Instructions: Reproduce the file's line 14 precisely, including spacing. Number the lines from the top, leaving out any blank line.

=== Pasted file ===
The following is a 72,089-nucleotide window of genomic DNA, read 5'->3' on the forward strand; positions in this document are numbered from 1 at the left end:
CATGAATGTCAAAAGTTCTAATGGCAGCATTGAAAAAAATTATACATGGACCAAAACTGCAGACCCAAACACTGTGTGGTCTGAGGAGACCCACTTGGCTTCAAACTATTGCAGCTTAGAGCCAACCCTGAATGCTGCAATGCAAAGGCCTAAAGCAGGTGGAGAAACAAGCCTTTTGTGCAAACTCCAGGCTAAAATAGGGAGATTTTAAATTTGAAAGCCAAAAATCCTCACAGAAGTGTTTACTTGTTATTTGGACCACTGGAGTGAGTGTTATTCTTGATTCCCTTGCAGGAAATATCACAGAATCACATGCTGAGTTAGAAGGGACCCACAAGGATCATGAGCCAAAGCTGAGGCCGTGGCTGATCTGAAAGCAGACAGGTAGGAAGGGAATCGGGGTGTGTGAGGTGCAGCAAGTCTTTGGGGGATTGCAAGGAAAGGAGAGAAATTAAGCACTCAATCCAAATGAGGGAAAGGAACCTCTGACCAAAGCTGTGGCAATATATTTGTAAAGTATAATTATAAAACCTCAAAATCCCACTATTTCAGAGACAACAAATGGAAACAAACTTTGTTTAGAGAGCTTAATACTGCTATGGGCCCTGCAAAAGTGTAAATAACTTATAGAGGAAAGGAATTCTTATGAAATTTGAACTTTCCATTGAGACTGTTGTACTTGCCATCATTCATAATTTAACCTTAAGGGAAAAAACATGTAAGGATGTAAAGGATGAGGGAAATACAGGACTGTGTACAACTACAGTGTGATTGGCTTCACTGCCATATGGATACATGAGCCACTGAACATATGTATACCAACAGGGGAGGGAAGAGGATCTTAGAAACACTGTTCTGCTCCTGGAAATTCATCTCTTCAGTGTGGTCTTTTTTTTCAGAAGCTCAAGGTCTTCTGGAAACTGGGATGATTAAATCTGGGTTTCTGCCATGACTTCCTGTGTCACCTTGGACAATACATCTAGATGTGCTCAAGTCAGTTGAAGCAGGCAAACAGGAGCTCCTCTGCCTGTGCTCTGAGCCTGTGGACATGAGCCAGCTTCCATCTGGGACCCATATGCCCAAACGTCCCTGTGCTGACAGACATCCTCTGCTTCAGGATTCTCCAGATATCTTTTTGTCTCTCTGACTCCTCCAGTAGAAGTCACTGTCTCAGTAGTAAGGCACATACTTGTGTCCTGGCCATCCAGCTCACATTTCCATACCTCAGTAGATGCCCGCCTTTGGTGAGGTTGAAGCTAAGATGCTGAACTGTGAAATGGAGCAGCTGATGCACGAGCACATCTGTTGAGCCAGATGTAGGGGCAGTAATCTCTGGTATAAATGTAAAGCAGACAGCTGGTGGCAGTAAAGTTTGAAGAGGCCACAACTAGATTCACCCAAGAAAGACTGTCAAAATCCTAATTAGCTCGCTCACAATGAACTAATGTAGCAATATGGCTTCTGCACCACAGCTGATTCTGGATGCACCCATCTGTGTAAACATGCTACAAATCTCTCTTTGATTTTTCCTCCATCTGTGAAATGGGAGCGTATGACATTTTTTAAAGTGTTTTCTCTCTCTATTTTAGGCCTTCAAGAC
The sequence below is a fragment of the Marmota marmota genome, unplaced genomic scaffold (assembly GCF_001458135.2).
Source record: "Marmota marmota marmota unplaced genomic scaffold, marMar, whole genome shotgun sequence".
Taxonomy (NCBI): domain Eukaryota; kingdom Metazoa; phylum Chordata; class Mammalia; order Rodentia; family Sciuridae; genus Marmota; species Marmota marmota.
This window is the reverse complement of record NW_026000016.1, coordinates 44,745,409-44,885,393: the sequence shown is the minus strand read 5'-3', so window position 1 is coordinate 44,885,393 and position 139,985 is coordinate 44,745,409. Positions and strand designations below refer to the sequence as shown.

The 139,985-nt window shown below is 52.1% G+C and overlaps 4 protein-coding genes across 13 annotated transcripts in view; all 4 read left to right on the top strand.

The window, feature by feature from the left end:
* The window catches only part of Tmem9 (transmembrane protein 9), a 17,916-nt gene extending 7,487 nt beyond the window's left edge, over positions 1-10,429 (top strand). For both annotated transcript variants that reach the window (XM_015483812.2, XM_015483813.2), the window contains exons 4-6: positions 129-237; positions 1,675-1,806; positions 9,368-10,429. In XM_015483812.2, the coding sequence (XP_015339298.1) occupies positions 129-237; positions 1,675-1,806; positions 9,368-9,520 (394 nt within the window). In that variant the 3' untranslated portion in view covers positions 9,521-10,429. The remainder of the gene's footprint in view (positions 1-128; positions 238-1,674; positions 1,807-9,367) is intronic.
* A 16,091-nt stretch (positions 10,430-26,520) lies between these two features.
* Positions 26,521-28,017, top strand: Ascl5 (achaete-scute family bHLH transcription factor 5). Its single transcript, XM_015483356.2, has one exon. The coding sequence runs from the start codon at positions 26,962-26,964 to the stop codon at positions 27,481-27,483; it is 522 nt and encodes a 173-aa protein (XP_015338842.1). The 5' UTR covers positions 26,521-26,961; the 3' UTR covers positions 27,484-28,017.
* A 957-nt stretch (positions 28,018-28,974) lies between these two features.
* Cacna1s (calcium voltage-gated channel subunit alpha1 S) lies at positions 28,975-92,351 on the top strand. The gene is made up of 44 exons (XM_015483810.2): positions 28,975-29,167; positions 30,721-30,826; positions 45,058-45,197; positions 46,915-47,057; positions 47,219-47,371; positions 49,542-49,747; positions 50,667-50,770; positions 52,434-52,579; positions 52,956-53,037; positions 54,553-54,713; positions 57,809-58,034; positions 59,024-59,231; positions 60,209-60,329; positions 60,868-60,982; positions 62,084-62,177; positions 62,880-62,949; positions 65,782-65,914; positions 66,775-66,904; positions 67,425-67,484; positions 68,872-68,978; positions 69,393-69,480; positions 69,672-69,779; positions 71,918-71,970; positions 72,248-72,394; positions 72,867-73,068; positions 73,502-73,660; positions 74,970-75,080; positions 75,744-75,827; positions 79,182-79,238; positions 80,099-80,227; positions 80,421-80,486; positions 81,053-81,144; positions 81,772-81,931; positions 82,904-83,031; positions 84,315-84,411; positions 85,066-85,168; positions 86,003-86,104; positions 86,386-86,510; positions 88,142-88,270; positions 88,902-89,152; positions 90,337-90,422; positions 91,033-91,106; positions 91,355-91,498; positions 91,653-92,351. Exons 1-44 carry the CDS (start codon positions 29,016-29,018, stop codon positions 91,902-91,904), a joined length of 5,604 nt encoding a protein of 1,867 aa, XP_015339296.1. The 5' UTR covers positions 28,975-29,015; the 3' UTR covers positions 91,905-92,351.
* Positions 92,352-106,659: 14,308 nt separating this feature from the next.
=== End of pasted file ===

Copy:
* Positions 92,352-106,659: 14,308 nt separating this feature from the next.